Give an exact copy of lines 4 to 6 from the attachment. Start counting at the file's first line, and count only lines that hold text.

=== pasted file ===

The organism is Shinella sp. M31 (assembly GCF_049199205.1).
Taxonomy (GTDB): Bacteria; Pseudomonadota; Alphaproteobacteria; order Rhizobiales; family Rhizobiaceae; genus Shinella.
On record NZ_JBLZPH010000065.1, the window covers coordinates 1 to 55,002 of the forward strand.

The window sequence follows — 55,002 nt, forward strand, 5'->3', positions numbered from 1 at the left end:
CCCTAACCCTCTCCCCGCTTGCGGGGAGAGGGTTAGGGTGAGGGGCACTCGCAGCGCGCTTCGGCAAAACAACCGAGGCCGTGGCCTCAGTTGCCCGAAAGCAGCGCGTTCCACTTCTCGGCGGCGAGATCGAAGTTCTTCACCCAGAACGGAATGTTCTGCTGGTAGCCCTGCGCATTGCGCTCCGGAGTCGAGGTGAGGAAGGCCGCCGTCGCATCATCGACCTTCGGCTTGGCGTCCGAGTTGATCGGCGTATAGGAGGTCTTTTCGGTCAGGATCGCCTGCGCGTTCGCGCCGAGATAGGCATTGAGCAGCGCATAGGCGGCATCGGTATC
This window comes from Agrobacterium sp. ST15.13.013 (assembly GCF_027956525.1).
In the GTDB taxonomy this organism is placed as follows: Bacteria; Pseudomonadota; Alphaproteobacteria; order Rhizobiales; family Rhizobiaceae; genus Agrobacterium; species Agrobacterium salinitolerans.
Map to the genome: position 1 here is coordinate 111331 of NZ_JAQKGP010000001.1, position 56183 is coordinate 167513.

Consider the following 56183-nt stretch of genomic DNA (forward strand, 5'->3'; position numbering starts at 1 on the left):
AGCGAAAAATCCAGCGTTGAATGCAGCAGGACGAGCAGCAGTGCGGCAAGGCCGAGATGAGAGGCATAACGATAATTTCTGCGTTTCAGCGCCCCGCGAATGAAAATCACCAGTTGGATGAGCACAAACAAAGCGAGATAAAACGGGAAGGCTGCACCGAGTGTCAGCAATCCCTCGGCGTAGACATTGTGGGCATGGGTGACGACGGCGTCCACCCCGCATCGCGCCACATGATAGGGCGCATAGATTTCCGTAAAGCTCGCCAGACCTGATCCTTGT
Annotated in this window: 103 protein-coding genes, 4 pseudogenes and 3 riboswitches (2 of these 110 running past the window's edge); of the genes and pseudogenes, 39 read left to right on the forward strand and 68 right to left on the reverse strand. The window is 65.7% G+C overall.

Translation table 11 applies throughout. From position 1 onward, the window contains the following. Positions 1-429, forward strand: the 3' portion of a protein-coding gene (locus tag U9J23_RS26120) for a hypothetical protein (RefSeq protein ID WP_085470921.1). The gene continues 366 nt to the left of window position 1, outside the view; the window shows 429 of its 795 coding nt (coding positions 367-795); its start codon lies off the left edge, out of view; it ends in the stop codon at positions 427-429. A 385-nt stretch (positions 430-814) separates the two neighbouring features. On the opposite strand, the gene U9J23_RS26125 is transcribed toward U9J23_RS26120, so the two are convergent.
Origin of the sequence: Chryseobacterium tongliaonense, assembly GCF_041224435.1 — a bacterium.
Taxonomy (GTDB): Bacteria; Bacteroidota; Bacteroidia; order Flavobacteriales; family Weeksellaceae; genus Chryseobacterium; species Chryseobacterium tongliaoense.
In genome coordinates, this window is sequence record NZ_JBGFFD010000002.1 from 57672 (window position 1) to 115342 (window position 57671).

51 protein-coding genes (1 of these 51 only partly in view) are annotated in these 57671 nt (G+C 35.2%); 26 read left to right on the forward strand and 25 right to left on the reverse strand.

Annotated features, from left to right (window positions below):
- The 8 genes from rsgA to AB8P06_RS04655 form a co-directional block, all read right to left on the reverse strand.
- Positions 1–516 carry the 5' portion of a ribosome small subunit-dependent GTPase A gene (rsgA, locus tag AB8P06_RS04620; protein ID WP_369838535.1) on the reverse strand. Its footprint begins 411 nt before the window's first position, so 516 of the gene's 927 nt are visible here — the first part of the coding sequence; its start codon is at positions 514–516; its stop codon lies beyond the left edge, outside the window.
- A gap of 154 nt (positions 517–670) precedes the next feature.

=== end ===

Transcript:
The window sequence follows — 55,002 nt, forward strand, 5'->3', positions numbered from 1 at the left end:
CCCTAACCCTCTCCCCGCTTGCGGGGAGAGGGTTAGGGTGAGGGGCACTCGCAGCGCGCTTCGGCAAAACAACCGAGGCCGTGGCCTCAGTTGCCCGAAAGCAGCGCGTTCCACTTCTCGGCGGCGAGATCGAAGTTCTTCACCCAGAACGGAATGTTCTGCTGGTAGCCCTGCGCATTGCGCTCCGGAGTCGAGGTGAGGAAGGCCGCCGTCGCATCATCGACCTTCGGCTTGGCGTCCGAGTTGATCGGCGTATAGGAGGTCTTTTCGGTCAGGATCGCCTGCGCGTTCGCGCCGAGATAGGCATTGAGCAGCGCATAGGCGGCATCGGTATC
This window comes from Agrobacterium sp. ST15.13.013 (assembly GCF_027956525.1).